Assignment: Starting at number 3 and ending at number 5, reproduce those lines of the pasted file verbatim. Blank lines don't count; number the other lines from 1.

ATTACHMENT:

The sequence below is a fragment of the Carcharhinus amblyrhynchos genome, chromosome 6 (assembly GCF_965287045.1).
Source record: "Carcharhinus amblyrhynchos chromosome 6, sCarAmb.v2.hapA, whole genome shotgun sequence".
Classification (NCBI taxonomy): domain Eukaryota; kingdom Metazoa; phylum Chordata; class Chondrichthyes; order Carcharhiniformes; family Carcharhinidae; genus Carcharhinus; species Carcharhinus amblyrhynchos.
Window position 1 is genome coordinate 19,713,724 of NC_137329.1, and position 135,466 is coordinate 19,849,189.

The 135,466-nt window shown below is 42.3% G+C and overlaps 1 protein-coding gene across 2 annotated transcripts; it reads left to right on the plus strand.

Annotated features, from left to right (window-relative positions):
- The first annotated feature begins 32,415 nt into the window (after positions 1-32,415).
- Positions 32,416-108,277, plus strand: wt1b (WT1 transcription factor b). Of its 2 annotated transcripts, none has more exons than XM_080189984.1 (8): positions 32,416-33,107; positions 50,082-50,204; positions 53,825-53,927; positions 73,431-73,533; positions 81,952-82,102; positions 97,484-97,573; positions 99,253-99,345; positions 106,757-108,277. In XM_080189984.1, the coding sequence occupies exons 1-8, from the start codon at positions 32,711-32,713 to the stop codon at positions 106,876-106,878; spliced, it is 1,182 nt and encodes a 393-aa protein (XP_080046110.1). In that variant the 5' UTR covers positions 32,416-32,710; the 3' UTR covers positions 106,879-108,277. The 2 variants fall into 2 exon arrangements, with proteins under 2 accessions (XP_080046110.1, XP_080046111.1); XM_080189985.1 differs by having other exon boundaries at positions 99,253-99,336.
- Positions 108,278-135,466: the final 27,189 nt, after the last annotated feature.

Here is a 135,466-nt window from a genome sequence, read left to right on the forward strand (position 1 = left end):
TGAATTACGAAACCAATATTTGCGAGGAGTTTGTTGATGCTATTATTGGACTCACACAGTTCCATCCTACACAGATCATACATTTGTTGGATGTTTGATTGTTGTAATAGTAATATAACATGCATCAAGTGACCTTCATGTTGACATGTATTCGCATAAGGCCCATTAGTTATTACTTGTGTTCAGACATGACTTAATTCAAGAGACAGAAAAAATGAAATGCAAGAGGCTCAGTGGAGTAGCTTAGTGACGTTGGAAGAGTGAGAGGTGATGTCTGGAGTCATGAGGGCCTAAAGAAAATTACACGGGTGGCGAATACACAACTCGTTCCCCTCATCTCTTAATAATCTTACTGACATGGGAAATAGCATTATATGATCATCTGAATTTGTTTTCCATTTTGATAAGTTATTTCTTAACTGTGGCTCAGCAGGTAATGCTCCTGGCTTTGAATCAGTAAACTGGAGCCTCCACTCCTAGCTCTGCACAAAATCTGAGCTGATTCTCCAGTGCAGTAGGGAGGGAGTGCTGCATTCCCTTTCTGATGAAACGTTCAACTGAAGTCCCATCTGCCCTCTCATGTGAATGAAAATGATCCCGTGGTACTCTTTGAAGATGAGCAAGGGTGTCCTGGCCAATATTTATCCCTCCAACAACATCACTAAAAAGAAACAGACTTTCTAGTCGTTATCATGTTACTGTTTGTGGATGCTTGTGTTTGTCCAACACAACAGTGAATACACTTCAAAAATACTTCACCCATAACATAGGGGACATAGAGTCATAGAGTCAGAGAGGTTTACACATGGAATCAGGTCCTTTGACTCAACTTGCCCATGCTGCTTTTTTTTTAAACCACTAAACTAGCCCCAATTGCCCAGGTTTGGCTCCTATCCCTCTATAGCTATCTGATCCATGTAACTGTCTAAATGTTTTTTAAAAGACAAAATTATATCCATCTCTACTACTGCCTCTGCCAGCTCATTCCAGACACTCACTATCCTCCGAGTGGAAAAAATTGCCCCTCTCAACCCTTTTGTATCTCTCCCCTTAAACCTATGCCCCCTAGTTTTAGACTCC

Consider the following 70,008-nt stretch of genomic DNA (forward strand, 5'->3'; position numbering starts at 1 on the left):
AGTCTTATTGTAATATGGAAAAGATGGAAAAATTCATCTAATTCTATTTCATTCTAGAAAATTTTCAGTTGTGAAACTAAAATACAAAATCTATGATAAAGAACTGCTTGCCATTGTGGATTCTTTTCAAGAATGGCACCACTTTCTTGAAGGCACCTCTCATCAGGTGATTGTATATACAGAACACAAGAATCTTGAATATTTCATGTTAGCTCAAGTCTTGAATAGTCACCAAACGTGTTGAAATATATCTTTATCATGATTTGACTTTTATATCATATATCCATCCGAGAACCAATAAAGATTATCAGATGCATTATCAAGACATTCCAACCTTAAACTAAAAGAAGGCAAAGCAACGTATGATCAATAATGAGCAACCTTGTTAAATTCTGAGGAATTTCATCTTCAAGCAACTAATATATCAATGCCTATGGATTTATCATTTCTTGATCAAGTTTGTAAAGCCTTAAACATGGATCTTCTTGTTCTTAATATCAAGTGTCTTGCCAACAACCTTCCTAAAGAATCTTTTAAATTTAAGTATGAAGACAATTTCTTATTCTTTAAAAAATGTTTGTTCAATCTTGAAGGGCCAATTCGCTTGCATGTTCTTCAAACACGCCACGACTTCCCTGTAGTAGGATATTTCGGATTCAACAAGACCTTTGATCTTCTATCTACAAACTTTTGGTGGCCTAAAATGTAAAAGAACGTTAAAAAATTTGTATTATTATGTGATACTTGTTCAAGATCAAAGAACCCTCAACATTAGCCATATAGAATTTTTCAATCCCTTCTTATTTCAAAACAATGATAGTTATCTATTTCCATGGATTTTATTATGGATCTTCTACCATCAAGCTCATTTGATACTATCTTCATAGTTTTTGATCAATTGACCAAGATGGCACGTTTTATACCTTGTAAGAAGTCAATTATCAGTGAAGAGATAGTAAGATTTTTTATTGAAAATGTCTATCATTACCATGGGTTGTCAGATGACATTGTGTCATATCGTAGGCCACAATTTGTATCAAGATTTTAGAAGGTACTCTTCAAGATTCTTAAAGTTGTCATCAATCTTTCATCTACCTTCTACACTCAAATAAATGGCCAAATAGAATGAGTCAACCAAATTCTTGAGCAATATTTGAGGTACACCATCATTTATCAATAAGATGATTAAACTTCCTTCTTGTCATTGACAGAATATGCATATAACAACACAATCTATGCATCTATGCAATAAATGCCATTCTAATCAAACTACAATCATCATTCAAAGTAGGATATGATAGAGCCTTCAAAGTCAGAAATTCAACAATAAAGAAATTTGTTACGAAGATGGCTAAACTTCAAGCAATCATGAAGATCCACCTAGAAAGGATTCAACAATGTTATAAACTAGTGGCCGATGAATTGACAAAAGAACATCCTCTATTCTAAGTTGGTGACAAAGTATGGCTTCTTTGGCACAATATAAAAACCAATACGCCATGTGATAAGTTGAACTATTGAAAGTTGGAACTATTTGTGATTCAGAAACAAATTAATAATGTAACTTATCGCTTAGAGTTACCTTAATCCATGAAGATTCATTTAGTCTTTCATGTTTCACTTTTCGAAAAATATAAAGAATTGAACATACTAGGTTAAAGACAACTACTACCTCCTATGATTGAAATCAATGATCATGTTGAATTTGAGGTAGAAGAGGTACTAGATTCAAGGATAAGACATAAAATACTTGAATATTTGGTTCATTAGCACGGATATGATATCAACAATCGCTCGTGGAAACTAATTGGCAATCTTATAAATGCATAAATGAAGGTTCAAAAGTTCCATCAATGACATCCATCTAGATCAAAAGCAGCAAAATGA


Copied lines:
Classification (NCBI taxonomy): domain Eukaryota; kingdom Metazoa; phylum Chordata; class Chondrichthyes; order Carcharhiniformes; family Carcharhinidae; genus Carcharhinus; species Carcharhinus amblyrhynchos.
Window position 1 is genome coordinate 19,713,724 of NC_137329.1, and position 135,466 is coordinate 19,849,189.

The 135,466-nt window shown below is 42.3% G+C and overlaps 1 protein-coding gene across 2 annotated transcripts; it reads left to right on the plus strand.